Working towards success and achieving emotional freedom within our professional lives is what many of us strive to achieve.
On a recent episode of Bond Appetit, Ronsley chatted with the self-proclaimed ‘accidental entrepreneur’ Paul Smith, about developing a successful business whilst keying into and managing the emotional aspects that come with the territory.
Here are some of the key points from his discussion:
How To Steer Away From Failure
Success and failure tend to go hand in hand. According to the natural order of business, you’re in either one camp or the other. So how can you pursue success and achieve sustainability?
One word – adapt. Be agile, almost mercurial in the way you manage oncoming challenges. Your brand’s ethos should remain, as it’s the crux of your business’ identity, but you shouldn’t fear leading your company in a different direction to stay relevant.
Train Your Brain
Paul willingly admits that he has imposter syndrome – a thought pattern that a lot of us can relate to. For him, it stems from his school boy days where he was taunted, mainly because of his towering height. This verbal bullying had instilled a sense that he didn’t deserve his successes, that he wasn’t good enough. In order to combat this in later life, he had to train his brain to think otherwise and stop those negative thought patterns from seeping into his business life.
Being present is a phrase that is often associated with yoga, but this technique is also great for positive thinking in business. It’s a method of fully appreciating the moment, staying focused on a task and alleviating external distractions. It allows you to process and take in the successful and challenging moments as they are happening, therefore you can recognise your worth and value moment by moment.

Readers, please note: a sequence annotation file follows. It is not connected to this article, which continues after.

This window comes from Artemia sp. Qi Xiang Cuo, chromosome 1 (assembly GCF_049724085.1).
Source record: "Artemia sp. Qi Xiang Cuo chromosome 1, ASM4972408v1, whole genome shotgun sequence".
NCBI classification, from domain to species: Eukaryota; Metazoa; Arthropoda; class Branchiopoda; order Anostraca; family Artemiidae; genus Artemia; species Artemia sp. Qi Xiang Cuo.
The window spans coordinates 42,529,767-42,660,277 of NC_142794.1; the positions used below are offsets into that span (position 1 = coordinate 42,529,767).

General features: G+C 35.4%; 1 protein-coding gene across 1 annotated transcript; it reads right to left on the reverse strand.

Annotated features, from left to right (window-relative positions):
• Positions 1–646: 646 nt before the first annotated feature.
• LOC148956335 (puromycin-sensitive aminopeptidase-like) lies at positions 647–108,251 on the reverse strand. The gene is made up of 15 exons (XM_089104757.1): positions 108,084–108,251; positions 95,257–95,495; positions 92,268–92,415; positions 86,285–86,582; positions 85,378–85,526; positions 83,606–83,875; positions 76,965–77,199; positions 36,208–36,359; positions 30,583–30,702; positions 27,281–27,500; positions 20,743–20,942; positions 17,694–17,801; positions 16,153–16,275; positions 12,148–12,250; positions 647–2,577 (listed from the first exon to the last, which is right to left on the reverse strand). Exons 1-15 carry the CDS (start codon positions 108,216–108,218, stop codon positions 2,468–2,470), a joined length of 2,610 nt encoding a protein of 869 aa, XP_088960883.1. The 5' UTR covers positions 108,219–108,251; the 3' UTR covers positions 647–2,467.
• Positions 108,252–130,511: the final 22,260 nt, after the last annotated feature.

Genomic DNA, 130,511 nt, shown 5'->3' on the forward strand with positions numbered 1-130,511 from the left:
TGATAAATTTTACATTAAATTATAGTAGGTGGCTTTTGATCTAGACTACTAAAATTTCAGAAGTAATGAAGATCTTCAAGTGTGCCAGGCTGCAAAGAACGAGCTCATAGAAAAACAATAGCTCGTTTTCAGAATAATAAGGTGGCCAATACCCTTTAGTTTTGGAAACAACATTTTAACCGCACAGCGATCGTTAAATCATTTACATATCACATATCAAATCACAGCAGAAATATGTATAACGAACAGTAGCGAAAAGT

Labelling Boardroom Emotions
We’ve all been frustrated at work, something angers you and you find yourself harbouring on it for hours. So, how does inwardly concealing these emotions in the workplace effect important outcomes? According to Paul, if you have frustrations or a negative experience prior to a meeting, masking those emotions can bring your cognitive ability down by 70%. Taking that emotional baggage into a space where you have to make big choices can jeopardise your decision making. Not only do we have to implement mechanisms to better ourselves individually, to be the best version ourselves, but also we also should try to achieve it collectively.
Paul suggests jointly recognising these emotions by implementing a check-in system before a meeting. As a collective, you can then label what you are all feeling and address them. With all of you contributing, the decisions you will make may not be perfect, but they will be better informed and rational.
Our negative emotions can direct the decisions we make in life. In business, it can hinder our productivity and judgement and lead to possible damaging outcomes. By tuning into your emotional state periodically, and addressing any pain points, you can begin to move towards a healthy positive work environment.
Author: Ronsley Vaz
Ronsley is the founder & chief day dreamer at AMPLIFY. He is an author, speaker & serial entrepreneur.
He has a Masters’ degree in Software Engineering and an MBA in Psychology and Leadership. He is known as the creator of We Are Podcast – the first Podcasting Conference in the Southern Hemisphere, and the host of The Bond Appetit Podcast and Should I Start a Podcast. He has an audience of over 3 million in 133 countries.